• Transportation companies donated $286,826, including towing and hauling businesses, across 599 transactions. Sheriffs’ offices spend millions to purchase, modify, and repair government vehicles, including cars, boats, and aircraft. Sheriffs also rely on towing companies for impounding vehicles. Moving companies benefit when the sheriff calls them when evicting someone from their residence.
  • Telecom and Tech companies donated $216,847 to these sheriffs. Many sheriffs’ offices are high-tech enterprises, dishing out millions of dollars in contracts to companies that handle services such as phone calls with incarcerated people, surveillance, and weapons systems. Sheriffs’ offices often draw commissions from services they provide to incarcerated people, including up to 85% site commissions on every phone call.
  • Medical businesses and professionals donated more than $290,000 in at least 640 contributions to the analyzed campaigns. At least $55,465 came from providers who also held contracts with these same sheriffs.
  • Businesses in the energy industry have been known to use sheriffs as their own private security forces. Our research found that at least $70,679 was donated to sheriffs from segments of the energy sector.

“The cost to run for sheriff varies drastically from one jurisdiction to the next, from a few thousand to millions of dollars, but those who stand to gain through campaign contributions scale them accordingly,” said Beth Rotman, Common Cause Money in Politics & Ethics Program Director. “Where there is money to be made from elected officials, campaign contributions will flow and that is precisely why we need strong ethics, campaign finance, and disclosure laws on the books.”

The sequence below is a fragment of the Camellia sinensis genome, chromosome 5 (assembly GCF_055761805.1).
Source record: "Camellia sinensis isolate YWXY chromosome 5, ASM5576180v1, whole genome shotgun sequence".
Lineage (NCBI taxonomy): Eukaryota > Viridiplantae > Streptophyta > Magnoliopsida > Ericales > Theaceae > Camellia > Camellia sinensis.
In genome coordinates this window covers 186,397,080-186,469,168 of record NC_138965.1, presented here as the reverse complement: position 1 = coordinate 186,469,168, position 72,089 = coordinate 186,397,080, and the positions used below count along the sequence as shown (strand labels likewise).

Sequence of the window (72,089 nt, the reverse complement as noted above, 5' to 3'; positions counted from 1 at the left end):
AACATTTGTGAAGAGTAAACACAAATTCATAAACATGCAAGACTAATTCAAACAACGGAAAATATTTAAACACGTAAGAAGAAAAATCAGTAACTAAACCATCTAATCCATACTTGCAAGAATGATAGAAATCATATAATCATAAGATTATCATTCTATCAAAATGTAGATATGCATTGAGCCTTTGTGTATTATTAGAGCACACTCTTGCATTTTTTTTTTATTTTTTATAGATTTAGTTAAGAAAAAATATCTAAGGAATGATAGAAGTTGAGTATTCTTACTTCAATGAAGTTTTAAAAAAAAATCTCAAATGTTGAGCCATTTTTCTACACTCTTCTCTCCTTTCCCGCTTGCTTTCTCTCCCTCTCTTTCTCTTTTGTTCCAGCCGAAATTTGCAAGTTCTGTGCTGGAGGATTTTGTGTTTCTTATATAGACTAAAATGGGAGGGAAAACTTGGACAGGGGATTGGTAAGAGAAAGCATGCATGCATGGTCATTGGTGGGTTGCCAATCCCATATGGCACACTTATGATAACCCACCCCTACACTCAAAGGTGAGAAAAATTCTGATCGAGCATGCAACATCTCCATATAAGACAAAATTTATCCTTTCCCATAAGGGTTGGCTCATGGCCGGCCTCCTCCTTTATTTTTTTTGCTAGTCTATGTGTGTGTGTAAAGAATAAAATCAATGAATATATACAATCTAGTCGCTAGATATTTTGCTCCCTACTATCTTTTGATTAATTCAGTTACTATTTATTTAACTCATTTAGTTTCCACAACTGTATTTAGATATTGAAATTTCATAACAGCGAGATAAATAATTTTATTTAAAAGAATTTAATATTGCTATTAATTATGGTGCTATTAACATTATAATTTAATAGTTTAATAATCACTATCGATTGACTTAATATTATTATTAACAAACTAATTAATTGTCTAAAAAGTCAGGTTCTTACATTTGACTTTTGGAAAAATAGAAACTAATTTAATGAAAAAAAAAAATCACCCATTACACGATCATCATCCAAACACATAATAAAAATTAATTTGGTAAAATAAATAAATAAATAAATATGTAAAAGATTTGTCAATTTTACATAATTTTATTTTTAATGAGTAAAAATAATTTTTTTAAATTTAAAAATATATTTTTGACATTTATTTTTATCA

The report closes with a series of policy recommendations to curb conflicts of interest and ethics issues raised by the political giving of corporations and individuals seeking contracts with sheriff’s departments

  • End contributions from entities doing or seeking business with the sheriffs’ office. The report calls for breaking the connection between those seeking government contracts and those entities awarding them. It points to states and municipalities that have helped limit the quid pro quo relationship between special interests and the governments awarding contracts.
  • Amplify the voices of more everyday Americans in sheriff’s election by changing how we pay for political campaigns. The recommendations call for citizen-funded elections to amplify the voices of everyday Americans over wealthy special interests by boosting the role of small-dollar donors through any of a number of programs including matching funds programs, voucher programs, or raising qualifying contributions to receive a lump-sum grant.
  • Strengthen transparency and disclosure laws. The report emphasizes the need to strengthen transparency and disclosure laws so that everyone is aware of who is funding campaigns. Undisclosed contributions or political spending allows special interests and donors to buy influence anonymously.

The report was co-authored by Dr. Jonathan Henry, Keshia Morris Desir, Max Rose, Beth Rotman, and Paul S. Ryan, and published by Common Cause and Communities for Sheriff Accountability. The report has been endorsed by more than 20 nonprofit organizations.

To read the report “The Paid Jailer: How Sheriff Campaign Dollars Shape Mass Incarceration,” click here.

To see the data, click here.